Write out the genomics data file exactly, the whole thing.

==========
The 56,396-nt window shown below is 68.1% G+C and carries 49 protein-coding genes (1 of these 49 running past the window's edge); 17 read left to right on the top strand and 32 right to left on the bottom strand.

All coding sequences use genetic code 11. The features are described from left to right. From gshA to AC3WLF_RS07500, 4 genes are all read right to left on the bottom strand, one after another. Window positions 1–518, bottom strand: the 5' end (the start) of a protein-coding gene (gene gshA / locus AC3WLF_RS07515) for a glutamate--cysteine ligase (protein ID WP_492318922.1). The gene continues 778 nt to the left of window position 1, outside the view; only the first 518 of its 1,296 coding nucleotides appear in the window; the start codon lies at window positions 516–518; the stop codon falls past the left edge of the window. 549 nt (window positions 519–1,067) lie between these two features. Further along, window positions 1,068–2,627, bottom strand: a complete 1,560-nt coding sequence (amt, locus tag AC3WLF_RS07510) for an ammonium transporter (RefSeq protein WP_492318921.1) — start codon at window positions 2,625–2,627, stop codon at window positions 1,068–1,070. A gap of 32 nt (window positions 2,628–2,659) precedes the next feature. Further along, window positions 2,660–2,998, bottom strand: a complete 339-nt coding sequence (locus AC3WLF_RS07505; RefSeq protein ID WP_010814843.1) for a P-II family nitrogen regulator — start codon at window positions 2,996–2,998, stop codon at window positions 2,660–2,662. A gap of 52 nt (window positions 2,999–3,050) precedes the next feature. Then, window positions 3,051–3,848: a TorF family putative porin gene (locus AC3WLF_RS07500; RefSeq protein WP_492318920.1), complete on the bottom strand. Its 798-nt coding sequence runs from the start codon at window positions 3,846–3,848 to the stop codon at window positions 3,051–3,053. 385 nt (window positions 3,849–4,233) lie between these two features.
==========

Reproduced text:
The 56,396-nt window shown below is 68.1% G+C and carries 49 protein-coding genes (1 of these 49 running past the window's edge); 17 read left to right on the top strand and 32 right to left on the bottom strand.

All coding sequences use genetic code 11. The features are described from left to right. From gshA to AC3WLF_RS07500, 4 genes are all read right to left on the bottom strand, one after another. Window positions 1–518, bottom strand: the 5' end (the start) of a protein-coding gene (gene gshA / locus AC3WLF_RS07515) for a glutamate--cysteine ligase (protein ID WP_492318922.1). The gene continues 778 nt to the left of window position 1, outside the view; only the first 518 of its 1,296 coding nucleotides appear in the window; the start codon lies at window positions 516–518; the stop codon falls past the left edge of the window. 549 nt (window positions 519–1,067) lie between these two features. Further along, window positions 1,068–2,627, bottom strand: a complete 1,560-nt coding sequence (amt, locus tag AC3WLF_RS07510) for an ammonium transporter (RefSeq protein WP_492318921.1) — start codon at window positions 2,625–2,627, stop codon at window positions 1,068–1,070. A gap of 32 nt (window positions 2,628–2,659) precedes the next feature. Further along, window positions 2,660–2,998, bottom strand: a complete 339-nt coding sequence (locus AC3WLF_RS07505; RefSeq protein ID WP_010814843.1) for a P-II family nitrogen regulator — start codon at window positions 2,996–2,998, stop codon at window positions 2,660–2,662. A gap of 52 nt (window positions 2,999–3,050) precedes the next feature. Then, window positions 3,051–3,848: a TorF family putative porin gene (locus AC3WLF_RS07500; RefSeq protein WP_492318920.1), complete on the bottom strand. Its 798-nt coding sequence runs from the start codon at window positions 3,846–3,848 to the stop codon at window positions 3,051–3,053. 385 nt (window positions 3,849–4,233) lie between these two features.